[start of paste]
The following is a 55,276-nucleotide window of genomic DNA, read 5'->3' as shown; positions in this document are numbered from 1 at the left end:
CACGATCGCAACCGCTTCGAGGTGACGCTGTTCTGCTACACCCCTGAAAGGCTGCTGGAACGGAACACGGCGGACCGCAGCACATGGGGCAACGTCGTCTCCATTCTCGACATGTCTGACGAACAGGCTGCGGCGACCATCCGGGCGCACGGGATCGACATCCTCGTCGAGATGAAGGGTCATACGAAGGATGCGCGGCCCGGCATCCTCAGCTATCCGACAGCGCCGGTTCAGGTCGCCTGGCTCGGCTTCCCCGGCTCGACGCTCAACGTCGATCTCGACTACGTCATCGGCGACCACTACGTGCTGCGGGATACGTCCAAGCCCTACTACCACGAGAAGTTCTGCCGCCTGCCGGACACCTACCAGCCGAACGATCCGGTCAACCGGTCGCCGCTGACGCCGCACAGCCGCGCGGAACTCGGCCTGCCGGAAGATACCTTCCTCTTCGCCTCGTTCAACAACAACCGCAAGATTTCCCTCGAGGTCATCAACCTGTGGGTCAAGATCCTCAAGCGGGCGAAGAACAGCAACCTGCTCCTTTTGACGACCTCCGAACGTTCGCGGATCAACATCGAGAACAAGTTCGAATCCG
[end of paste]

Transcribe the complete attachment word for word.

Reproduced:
The following is a 55,276-nucleotide window of genomic DNA, read 5'->3' as shown; positions in this document are numbered from 1 at the left end:
CACGATCGCAACCGCTTCGAGGTGACGCTGTTCTGCTACACCCCTGAAAGGCTGCTGGAACGGAACACGGCGGACCGCAGCACATGGGGCAACGTCGTCTCCATTCTCGACATGTCTGACGAACAGGCTGCGGCGACCATCCGGGCGCACGGGATCGACATCCTCGTCGAGATGAAGGGTCATACGAAGGATGCGCGGCCCGGCATCCTCAGCTATCCGACAGCGCCGGTTCAGGTCGCCTGGCTCGGCTTCCCCGGCTCGACGCTCAACGTCGATCTCGACTACGTCATCGGCGACCACTACGTGCTGCGGGATACGTCCAAGCCCTACTACCACGAGAAGTTCTGCCGCCTGCCGGACACCTACCAGCCGAACGATCCGGTCAACCGGTCGCCGCTGACGCCGCACAGCCGCGCGGAACTCGGCCTGCCGGAAGATACCTTCCTCTTCGCCTCGTTCAACAACAACCGCAAGATTTCCCTCGAGGTCATCAACCTGTGGGTCAAGATCCTCAAGCGGGCGAAGAACAGCAACCTGCTCCTTTTGACGACCTCCGAACGTTCGCGGATCAACATCGAGAACAAGTTCGAATCCG